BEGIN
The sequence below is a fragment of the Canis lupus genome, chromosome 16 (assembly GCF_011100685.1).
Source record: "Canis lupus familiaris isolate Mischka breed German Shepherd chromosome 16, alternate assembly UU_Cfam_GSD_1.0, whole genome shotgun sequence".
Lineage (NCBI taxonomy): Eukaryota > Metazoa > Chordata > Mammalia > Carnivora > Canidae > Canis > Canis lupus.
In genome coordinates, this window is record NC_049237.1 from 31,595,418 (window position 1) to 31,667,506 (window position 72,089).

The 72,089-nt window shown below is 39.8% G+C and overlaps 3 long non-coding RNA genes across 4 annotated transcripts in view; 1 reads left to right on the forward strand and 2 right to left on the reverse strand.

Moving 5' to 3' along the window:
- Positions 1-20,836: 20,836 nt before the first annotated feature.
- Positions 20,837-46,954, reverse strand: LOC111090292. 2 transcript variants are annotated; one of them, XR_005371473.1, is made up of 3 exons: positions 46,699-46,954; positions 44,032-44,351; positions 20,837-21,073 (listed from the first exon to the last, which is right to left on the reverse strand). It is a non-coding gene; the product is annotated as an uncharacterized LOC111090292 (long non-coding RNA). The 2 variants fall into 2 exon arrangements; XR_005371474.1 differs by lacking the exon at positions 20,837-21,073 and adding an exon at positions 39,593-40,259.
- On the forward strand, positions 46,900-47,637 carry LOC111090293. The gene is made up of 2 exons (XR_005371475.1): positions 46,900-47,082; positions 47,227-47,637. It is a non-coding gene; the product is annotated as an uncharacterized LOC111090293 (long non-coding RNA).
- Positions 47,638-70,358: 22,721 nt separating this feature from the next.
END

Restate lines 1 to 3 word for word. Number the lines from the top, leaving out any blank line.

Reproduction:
The sequence below is a fragment of the Canis lupus genome, chromosome 16 (assembly GCF_011100685.1).
Source record: "Canis lupus familiaris isolate Mischka breed German Shepherd chromosome 16, alternate assembly UU_Cfam_GSD_1.0, whole genome shotgun sequence".
Lineage (NCBI taxonomy): Eukaryota > Metazoa > Chordata > Mammalia > Carnivora > Canidae > Canis > Canis lupus.